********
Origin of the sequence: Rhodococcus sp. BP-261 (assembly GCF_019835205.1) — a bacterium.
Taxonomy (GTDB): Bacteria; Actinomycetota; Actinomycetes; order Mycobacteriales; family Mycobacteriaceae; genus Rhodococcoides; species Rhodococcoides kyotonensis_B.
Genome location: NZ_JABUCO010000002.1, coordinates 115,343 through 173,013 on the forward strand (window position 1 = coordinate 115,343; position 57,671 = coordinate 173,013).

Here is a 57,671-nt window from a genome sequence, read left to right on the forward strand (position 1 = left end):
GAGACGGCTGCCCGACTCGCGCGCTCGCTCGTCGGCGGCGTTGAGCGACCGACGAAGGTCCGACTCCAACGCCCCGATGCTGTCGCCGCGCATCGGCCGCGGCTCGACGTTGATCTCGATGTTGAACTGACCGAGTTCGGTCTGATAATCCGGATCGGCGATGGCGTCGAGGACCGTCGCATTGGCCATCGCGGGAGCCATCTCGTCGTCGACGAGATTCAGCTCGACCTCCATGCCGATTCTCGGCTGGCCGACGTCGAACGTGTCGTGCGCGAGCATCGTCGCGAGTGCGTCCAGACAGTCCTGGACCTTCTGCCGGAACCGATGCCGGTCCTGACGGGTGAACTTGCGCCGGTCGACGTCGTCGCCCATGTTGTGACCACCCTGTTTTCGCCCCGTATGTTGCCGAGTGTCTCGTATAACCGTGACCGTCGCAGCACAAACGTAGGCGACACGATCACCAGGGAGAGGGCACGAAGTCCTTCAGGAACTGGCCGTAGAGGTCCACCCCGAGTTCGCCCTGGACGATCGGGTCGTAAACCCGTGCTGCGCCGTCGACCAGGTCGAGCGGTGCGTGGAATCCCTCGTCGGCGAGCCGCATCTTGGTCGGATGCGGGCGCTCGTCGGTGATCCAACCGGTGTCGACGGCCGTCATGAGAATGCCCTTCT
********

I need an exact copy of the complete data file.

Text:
Origin of the sequence: Rhodococcus sp. BP-261 (assembly GCF_019835205.1) — a bacterium.
Taxonomy (GTDB): Bacteria; Actinomycetota; Actinomycetes; order Mycobacteriales; family Mycobacteriaceae; genus Rhodococcoides; species Rhodococcoides kyotonensis_B.
Genome location: NZ_JABUCO010000002.1, coordinates 115,343 through 173,013 on the forward strand (window position 1 = coordinate 115,343; position 57,671 = coordinate 173,013).

Here is a 57,671-nt window from a genome sequence, read left to right on the forward strand (position 1 = left end):
GAGACGGCTGCCCGACTCGCGCGCTCGCTCGTCGGCGGCGTTGAGCGACCGACGAAGGTCCGACTCCAACGCCCCGATGCTGTCGCCGCGCATCGGCCGCGGCTCGACGTTGATCTCGATGTTGAACTGACCGAGTTCGGTCTGATAATCCGGATCGGCGATGGCGTCGAGGACCGTCGCATTGGCCATCGCGGGAGCCATCTCGTCGTCGACGAGATTCAGCTCGACCTCCATGCCGATTCTCGGCTGGCCGACGTCGAACGTGTCGTGCGCGAGCATCGTCGCGAGTGCGTCCAGACAGTCCTGGACCTTCTGCCGGAACCGATGCCGGTCCTGACGGGTGAACTTGCGCCGGTCGACGTCGTCGCCCATGTTGTGACCACCCTGTTTTCGCCCCGTATGTTGCCGAGTGTCTCGTATAACCGTGACCGTCGCAGCACAAACGTAGGCGACACGATCACCAGGGAGAGGGCACGAAGTCCTTCAGGAACTGGCCGTAGAGGTCCACCCCGAGTTCGCCCTGGACGATCGGGTCGTAAACCCGTGCTGCGCCGTCGACCAGGTCGAGCGGTGCGTGGAATCCCTCGTCGGCGAGCCGCATCTTGGTCGGATGCGGGCGCTCGTCGGTGATCCAACCGGTGTCGACGGCCGTCATGAGAATGCCCTTCT